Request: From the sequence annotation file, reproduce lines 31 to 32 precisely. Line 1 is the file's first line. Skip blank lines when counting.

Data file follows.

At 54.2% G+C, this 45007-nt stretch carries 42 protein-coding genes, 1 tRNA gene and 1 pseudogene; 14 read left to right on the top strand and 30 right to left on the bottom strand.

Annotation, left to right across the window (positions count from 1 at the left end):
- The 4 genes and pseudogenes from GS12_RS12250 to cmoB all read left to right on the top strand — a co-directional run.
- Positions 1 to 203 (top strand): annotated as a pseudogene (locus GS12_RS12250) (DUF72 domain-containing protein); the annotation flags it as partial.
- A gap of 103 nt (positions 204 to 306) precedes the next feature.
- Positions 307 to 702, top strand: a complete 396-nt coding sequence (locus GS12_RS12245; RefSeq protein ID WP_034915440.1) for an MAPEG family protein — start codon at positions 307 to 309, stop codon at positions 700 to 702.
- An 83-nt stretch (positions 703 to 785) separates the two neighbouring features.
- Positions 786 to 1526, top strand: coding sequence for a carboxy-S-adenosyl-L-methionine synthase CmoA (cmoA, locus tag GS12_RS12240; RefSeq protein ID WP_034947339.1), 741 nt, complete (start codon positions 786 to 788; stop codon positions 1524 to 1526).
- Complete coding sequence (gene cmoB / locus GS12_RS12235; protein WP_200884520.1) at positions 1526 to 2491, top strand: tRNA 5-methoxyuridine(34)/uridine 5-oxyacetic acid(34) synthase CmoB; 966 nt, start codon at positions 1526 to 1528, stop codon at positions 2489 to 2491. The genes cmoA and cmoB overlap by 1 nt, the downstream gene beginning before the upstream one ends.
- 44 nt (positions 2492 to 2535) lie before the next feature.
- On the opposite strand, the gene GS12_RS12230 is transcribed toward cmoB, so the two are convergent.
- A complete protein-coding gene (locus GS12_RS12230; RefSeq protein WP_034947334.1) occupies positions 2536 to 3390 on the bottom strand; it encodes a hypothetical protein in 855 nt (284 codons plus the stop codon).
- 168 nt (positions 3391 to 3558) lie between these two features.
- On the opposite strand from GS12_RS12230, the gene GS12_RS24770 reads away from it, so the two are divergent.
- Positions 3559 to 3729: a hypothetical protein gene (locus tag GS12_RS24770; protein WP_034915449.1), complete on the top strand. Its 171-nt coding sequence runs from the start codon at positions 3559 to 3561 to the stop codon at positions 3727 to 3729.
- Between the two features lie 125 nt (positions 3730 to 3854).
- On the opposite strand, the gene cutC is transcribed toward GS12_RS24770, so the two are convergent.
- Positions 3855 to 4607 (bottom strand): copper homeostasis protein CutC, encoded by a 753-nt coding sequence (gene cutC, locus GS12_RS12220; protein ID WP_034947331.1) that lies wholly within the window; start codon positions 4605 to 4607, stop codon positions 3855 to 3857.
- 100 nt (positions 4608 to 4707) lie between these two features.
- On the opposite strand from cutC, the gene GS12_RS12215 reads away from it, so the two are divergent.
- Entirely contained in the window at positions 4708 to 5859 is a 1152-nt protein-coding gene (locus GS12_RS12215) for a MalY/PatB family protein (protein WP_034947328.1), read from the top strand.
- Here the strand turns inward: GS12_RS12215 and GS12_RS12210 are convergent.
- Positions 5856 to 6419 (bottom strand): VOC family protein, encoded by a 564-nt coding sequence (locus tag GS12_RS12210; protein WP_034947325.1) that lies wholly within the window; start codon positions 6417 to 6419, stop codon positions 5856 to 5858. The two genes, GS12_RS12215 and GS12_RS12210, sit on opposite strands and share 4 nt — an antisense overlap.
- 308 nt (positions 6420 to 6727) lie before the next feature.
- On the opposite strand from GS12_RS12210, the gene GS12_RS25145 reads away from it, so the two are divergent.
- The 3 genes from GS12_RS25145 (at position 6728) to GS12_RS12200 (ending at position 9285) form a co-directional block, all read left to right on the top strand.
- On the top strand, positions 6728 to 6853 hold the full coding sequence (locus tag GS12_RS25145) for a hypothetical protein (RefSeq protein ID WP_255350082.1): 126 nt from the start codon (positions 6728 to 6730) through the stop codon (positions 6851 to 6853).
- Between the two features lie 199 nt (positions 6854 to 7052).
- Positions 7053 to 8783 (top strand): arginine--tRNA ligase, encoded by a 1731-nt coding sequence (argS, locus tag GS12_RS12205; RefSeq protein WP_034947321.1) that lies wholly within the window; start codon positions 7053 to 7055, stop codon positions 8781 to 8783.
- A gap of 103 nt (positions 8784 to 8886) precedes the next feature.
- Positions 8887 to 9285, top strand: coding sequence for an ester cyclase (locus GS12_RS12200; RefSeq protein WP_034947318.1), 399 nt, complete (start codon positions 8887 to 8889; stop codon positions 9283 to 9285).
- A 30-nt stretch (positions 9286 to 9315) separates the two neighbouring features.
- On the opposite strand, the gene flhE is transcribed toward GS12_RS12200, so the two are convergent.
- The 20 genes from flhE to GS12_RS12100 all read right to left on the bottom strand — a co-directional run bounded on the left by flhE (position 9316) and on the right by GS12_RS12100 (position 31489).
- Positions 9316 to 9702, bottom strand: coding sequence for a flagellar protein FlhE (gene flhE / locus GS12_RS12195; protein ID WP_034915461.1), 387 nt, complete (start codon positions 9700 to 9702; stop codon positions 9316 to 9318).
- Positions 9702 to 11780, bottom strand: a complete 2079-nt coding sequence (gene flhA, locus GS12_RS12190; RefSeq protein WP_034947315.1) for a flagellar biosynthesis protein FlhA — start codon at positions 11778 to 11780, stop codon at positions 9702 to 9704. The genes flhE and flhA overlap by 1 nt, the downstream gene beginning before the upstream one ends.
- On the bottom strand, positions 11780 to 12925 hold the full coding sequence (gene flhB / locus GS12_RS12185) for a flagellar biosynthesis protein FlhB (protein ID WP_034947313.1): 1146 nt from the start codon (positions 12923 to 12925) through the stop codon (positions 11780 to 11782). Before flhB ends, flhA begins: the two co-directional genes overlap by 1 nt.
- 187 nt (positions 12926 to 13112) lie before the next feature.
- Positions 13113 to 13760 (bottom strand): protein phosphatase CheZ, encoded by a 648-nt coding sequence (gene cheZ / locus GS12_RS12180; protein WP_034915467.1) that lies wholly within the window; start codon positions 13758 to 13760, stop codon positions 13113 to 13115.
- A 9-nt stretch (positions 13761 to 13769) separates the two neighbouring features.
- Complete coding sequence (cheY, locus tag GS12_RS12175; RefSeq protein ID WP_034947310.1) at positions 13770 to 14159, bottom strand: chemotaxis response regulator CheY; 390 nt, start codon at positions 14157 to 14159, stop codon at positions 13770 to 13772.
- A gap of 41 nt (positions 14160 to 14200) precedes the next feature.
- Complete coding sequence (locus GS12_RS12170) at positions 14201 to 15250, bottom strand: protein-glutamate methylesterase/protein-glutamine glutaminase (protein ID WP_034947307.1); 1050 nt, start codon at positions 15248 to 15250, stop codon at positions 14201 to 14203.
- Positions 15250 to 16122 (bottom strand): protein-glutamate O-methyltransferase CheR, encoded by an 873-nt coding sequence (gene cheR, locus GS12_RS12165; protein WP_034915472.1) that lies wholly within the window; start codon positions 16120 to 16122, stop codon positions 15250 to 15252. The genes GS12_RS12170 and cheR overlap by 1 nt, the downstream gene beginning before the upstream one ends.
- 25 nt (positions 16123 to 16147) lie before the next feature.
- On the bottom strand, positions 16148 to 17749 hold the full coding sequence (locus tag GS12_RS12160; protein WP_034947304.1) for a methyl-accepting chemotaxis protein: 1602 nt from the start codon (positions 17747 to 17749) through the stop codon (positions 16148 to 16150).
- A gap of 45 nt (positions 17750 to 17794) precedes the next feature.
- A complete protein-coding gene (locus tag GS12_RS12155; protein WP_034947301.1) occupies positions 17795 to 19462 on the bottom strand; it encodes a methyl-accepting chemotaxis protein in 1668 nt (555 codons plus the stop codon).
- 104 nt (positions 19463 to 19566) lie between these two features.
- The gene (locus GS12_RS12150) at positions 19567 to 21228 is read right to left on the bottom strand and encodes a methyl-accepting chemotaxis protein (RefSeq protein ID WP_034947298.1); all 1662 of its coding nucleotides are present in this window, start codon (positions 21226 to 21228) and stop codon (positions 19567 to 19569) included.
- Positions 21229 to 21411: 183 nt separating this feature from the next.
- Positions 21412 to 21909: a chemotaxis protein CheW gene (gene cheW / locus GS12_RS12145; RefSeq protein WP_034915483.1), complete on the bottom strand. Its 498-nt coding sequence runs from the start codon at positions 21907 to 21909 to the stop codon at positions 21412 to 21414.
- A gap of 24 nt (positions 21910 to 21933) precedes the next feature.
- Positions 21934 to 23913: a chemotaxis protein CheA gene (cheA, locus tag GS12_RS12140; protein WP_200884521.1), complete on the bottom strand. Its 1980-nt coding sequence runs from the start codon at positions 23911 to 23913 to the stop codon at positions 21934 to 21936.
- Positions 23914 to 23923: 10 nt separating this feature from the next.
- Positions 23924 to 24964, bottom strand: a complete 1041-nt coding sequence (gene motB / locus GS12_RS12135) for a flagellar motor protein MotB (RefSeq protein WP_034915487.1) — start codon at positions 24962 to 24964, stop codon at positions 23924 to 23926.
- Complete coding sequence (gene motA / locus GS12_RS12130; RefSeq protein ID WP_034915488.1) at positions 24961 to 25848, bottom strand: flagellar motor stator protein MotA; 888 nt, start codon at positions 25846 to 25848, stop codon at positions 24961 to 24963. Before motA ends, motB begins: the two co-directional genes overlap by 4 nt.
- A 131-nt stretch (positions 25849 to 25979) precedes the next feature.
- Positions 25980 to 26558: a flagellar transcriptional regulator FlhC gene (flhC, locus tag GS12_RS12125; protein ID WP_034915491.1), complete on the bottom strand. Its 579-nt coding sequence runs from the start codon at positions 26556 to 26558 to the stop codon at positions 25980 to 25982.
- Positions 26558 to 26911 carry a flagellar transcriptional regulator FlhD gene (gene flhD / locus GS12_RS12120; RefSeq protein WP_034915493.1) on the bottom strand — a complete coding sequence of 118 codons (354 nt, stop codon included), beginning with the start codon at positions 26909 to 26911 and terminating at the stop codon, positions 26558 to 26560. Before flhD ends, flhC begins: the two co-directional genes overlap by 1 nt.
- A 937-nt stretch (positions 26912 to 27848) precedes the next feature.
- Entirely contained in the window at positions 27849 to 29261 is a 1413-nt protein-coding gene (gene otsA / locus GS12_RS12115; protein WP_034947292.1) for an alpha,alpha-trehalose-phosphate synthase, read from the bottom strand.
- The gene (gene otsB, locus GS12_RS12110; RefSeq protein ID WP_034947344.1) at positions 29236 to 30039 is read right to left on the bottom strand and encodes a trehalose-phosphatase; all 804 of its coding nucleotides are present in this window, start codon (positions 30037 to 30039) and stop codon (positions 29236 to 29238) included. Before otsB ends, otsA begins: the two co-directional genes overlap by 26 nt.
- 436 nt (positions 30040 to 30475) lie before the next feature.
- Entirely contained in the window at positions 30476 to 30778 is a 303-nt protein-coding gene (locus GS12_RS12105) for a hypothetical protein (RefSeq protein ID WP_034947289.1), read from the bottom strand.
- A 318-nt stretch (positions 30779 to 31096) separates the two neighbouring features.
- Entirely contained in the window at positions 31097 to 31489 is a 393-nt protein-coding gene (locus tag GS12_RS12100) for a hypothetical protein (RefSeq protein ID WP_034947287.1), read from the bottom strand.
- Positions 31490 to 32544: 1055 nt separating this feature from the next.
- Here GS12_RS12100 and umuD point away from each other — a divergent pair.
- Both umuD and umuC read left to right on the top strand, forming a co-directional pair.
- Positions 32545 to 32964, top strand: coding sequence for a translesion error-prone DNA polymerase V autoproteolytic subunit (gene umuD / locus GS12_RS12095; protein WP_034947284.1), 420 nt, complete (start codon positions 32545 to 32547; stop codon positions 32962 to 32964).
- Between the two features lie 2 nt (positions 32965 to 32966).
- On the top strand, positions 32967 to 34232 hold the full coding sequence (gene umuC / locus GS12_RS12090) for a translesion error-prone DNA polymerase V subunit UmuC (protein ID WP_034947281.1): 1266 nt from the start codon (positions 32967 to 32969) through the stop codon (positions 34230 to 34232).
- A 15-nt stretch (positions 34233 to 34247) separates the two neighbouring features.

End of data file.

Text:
- Positions 8887 to 9285, top strand: coding sequence for an ester cyclase (locus GS12_RS12200; RefSeq protein WP_034947318.1), 399 nt, complete (start codon positions 8887 to 8889; stop codon positions 9283 to 9285).
- A 30-nt stretch (positions 9286 to 9315) separates the two neighbouring features.